We had a celebratory three and a half hour service at Paroisse Oecumenique (partner church with Westminster-Rehoboth) and it was not only Pentecost, but Pastor Appreciation Sunday. Gifts were piled high on the communion table, except for the young pig ! Pastor Thierry is also the executive presbyter for Kananga Presbytery. He proudly wore the ebony and maple cross Westminster folks had crafted for him.

Tracy Keenan

Worship is always a highlight here. The six of us preached at different congregations. On Pentecost! I preached at Butoke, a church with a big mission to orphans. There were close to 30 present who sang for us. And there were dozens of children and youth who sat quietly for three hours. As in all the churches here, there was much singing and three offerings! Pastor Manyayi invited me to baptize twin girls! I presented them with a flameless candle to remind them the light of the Holy Spirit is with them always. Butoke means light. After worship I met with the session, then had a meal at the pastor’s home and tour of the neighborhood to look at lots for sale. They must leave their building by July because it’s in the path of a small airport strip. They ask for our prayers. Laurie

Sunday in Congo - additional report

Day number seventh in Congo, Kananga. After breakfast, we divided ourselves into two groups because there was 10 unpartnered churches that we needed to visit. One group visited 6 churches, and my group visited 3 churches, which includes: Kabanza Disanka, Kabanza Bobumua, and Kananga Est. The day was packed with a lot of activities. One of the many things that amazed me was the joy of the people, from children to adults. Even though they don't have church building or any structure, but they were very happy praising God. We had the opportunity to meet the Youth Group. We thank God for bringing us to the end of day 7 in Kananga - Congo.


We had breakfast at the Protestant Center this morning, across the street from the hotel.  We left on May 22, so are starting to get bedraggled (at least I will admit to it).  When there was discussion to go over the plan for the day, a request was made by our team to provide a few breaks for reflection during the day.  This was felt to be important by one of our team members who will remain nameless, even though the person is double stuff over worthy (whatever that means) but thought that I might actually pass them an oreo cookie (hint- would never happen this far into the trip).  Anyway, our plea for mercy was heard and an attempt was made to allow for time periods for reflection.   I applaud the attempt but the effect was to extend the morning and early morning visits to SEPRES, IMPROKA, and UPRECO until about 4 pm, which pushed back the early afternoon visits to our sister churches.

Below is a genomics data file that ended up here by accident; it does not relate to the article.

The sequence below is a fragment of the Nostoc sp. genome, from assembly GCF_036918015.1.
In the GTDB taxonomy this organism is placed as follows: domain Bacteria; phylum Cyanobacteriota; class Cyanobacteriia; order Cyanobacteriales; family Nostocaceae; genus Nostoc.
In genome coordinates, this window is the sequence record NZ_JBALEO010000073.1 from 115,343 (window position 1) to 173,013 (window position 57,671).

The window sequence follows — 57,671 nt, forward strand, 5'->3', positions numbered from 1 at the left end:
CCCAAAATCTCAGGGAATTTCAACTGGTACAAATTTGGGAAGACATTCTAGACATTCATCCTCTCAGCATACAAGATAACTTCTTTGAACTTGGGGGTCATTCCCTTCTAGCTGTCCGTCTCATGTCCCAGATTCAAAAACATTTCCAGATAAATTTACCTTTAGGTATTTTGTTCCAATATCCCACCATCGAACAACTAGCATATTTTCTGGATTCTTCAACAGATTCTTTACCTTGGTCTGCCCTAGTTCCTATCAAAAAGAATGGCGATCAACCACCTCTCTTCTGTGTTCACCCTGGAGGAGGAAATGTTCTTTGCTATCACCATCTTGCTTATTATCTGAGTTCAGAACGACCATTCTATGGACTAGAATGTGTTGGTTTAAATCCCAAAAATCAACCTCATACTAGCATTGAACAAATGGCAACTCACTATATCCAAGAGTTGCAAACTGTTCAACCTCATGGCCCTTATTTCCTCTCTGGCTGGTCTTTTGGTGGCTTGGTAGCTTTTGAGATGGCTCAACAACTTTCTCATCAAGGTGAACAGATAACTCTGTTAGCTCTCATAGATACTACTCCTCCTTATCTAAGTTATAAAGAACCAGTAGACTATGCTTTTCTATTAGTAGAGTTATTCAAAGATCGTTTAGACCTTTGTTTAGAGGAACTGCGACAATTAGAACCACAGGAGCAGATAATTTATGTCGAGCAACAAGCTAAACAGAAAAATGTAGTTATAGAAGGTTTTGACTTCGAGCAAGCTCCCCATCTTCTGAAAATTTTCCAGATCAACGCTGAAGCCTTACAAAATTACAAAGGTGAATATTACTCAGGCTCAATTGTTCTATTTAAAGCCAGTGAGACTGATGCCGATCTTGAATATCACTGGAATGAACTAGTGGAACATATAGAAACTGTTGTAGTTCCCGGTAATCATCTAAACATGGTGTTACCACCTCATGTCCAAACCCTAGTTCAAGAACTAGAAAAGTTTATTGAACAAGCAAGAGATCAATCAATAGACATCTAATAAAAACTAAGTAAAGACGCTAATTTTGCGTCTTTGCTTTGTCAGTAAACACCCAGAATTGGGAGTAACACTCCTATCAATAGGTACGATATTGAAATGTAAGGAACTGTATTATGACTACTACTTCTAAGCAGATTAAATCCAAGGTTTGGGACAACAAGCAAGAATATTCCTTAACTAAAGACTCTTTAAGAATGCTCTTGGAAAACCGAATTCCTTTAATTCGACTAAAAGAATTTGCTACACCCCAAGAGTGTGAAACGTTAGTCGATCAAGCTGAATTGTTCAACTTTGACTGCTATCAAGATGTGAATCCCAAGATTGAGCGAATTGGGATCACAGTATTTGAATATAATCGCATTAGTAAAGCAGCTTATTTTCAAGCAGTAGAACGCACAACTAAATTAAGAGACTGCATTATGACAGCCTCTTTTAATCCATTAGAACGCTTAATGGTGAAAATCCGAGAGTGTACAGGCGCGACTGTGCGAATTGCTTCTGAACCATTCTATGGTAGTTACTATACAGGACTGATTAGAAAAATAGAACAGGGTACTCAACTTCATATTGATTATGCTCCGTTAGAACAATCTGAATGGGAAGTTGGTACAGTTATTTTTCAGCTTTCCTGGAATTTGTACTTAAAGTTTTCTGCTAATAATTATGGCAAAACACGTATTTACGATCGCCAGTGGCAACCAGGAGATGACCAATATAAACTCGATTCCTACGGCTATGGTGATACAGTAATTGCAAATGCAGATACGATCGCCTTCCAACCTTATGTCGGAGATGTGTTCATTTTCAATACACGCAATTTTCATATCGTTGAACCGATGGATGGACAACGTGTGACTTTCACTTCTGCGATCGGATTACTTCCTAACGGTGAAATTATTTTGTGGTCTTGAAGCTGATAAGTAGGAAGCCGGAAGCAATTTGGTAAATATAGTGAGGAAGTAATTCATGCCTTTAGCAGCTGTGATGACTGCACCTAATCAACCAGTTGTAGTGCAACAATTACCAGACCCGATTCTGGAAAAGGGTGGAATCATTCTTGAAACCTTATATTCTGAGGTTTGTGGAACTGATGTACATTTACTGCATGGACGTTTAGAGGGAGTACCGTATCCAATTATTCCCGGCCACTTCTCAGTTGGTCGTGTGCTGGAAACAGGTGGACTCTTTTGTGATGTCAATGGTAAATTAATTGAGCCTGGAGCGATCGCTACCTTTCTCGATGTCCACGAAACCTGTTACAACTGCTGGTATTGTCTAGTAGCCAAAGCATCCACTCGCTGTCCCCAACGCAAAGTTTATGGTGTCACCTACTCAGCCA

SEPRES is an NGO with various health and development activities, which was started at the Holy Mountain parish (it's new name) with a lot of support from the Lewes Presbyterian Church that has left the denomination but we still coordinate Congo activities with them. We met in the SEPRES office and heard a presentation.

 IMPROKA is the local printing press that prints religious materials and is associated with the Kananga Presbytery and their CPC denomination. IMPROKA recently received Bibles, written in Tshiluba, the local language.  In theory, enough Bibles will be sold at sufficient price to allow for another press run from the South Korean printer that has the copyright for the Tshiluba translation.  There has been a bit of a scramble trying to distribute Bibles.  I witnessed an at times heated disagreement between hotel staff members regarding who should get the next Bible.  We had a tour of IMPROKA.
UPRECO is a university founded in 1891 by the Presbyterians.  It started as a school for Bible study, and eventually became a university with 6 site site. We also toured this site.  Afterwards, we went to lunch in the country, driving by a large construction project to address stormwater that had been damaging the clay road surface.  At the lunch, we were offered caterpillars.   Which reminded some of us of Jerry since the skin was chewy and the primary aroma was of charcoal.  It was a different culinary experience. 
When we did have a break, where we had a short meeting between Kanaga and New Castle Presbytery.   During this meeting, there was an emotional statement by someone on our team that she regrets that we are spending so little time during the visits that we do not have the time to develop relationships between people and churches.   Folks were moved by this and we are trying to also work on the relationship aspect of the trip, which might be the most important part of the trip but we are getting bogged dog with details of projects and the money required. Jim Annett
bottom of page